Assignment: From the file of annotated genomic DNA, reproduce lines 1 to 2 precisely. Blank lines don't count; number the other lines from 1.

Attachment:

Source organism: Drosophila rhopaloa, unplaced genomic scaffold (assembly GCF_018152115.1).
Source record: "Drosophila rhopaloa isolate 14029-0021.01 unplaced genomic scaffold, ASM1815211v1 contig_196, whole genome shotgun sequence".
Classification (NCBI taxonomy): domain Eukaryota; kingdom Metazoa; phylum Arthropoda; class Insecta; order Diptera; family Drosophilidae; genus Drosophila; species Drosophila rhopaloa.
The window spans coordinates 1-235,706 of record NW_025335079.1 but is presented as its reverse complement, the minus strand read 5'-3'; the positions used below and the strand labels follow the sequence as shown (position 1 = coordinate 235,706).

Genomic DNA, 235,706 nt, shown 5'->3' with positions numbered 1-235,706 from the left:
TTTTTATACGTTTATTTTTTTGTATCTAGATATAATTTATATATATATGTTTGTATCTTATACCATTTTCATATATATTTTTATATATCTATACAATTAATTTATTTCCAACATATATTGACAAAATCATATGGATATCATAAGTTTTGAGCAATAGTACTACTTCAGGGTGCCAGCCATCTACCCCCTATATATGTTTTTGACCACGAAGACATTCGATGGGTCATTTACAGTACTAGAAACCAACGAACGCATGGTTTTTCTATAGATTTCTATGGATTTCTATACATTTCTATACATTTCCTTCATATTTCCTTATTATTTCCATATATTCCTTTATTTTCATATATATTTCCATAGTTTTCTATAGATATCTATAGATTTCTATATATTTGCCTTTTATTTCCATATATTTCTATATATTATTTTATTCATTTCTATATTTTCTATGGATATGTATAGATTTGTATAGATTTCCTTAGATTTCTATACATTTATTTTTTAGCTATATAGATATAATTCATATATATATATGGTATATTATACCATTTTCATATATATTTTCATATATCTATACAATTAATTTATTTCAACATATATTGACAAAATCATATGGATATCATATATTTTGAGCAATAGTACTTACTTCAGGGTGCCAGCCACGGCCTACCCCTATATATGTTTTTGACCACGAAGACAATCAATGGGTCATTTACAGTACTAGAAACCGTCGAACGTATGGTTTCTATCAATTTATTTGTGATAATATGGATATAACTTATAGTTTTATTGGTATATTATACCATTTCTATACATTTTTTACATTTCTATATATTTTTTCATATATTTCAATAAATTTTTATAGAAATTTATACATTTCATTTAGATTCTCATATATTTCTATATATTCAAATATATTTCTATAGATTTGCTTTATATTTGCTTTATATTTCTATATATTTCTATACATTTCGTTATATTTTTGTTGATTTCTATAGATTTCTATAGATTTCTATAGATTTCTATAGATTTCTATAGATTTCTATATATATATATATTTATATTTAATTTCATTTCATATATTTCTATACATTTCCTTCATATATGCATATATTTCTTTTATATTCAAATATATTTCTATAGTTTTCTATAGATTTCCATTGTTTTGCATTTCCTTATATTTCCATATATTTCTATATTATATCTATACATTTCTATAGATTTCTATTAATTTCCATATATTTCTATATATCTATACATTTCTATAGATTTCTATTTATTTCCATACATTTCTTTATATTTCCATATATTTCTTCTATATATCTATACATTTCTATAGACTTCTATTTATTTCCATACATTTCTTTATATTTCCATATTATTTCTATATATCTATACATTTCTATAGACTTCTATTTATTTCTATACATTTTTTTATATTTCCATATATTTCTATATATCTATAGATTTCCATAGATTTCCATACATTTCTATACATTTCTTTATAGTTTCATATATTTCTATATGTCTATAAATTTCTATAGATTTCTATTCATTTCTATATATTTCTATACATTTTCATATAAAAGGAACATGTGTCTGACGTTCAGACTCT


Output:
Source organism: Drosophila rhopaloa, unplaced genomic scaffold (assembly GCF_018152115.1).
Source record: "Drosophila rhopaloa isolate 14029-0021.01 unplaced genomic scaffold, ASM1815211v1 contig_196, whole genome shotgun sequence".